Ryokan: A traditional Japanese inn which allows you to experience Japanese hospitality in the truest sense of the word. Some inns are antique wooden houses cared for by family members whose ancestors before them had taken care of the very same place. Others are much larger hotels near major resorts or natural landmarks.  But the premise is the same; the room has tatami mats on which you both walk and sleep (a futon is rolled out for you at night). Meals are served either in your room or in the ryokan’s restaurant, and you’re given traditional Japanese clothes called Yukata to wear in and around the complex. These ryokans tend to be expensive, with the more traditional and more historical buildings costing the most.

There are some ryokans, however, that operate much like regular business hotels. You get to sleep on the floor with a futon, but there is no meal service, and you may have to pull out and store the futon yourself. Don’t worry, because the owners and staff provide the same hospitality, and may even go out of their way to suggest some places or restaurants that you can visit in the area. The pricing of these ryokans tend to be around the same as the business hotel prices described above. A variation of this type of ryokan, found in more rural areas, is called a minshuku.

Finally, one very interesting accommodation type that I know a few friends of mine want to try out is called shukubo, otherwise known as accommodations at a Buddhist Temple. These are usually out in the countryside or suburbs and offer you the chance to join in morning prayers at a Buddhist temple and savor in fine vegetarian cuisine. An excellent place to find shukubo is on Mount Koya, which is located south of Osaka.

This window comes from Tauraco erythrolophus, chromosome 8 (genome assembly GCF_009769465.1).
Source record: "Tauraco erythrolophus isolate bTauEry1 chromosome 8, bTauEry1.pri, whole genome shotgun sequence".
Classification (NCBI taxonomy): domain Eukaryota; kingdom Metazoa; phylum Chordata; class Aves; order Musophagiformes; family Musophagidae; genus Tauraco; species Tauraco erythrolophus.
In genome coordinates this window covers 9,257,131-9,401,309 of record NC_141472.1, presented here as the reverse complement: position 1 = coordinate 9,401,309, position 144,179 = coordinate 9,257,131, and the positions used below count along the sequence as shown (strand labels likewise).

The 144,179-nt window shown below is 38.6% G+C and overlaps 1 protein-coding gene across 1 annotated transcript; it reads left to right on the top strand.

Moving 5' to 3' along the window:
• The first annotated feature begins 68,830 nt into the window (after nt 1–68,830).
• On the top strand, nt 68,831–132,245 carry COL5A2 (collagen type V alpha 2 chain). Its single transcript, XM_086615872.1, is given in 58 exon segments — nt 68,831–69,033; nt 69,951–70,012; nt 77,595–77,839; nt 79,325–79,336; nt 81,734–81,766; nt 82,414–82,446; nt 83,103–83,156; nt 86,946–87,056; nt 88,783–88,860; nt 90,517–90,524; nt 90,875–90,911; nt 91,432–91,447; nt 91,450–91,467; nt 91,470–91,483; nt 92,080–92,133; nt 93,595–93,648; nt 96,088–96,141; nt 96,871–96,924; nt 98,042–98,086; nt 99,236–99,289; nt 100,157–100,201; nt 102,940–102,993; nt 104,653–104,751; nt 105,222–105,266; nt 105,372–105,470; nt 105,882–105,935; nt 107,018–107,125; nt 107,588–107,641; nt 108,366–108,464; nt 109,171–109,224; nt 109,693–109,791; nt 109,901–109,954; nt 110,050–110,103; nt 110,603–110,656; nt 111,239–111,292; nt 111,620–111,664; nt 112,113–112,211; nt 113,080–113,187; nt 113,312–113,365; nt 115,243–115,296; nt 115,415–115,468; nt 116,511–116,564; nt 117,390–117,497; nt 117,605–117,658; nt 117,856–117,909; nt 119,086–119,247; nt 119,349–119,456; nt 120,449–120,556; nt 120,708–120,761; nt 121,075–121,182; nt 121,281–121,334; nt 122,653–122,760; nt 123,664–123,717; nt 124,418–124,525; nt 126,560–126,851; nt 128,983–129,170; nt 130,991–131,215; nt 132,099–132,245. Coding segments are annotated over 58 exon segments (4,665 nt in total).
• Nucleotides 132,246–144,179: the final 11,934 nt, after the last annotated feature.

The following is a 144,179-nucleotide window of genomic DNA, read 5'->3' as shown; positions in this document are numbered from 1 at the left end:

A few last caveats: I highly recommend any hotel operated by Renaissance Hotel Group. They only have five hotels – three in Tokyo, one in Osaka and one in Fukuoka (in southern Japan), but if it’s anything like what I experienced at the Sutton Place Hotel Ueno in 2008, then I’m sure that they’re all good. They are a group of budget hotels that I would really classify as “upscale business”… Toyoko Inn is a very popular brand of business hotel operating throughout Japan, with over 200 convenient locations. Be sure to check out the Toyoko Hotels that have just opened; rates for new hotels will be at a discount compared to the already reasonable tariffs… Japan Rail Pass holders get discounts on business and luxury hotels operated by Japan RailwaysRakuten Travel is an excellent place to search for all types of Japanese hotels, and you can easily sort your search results by price.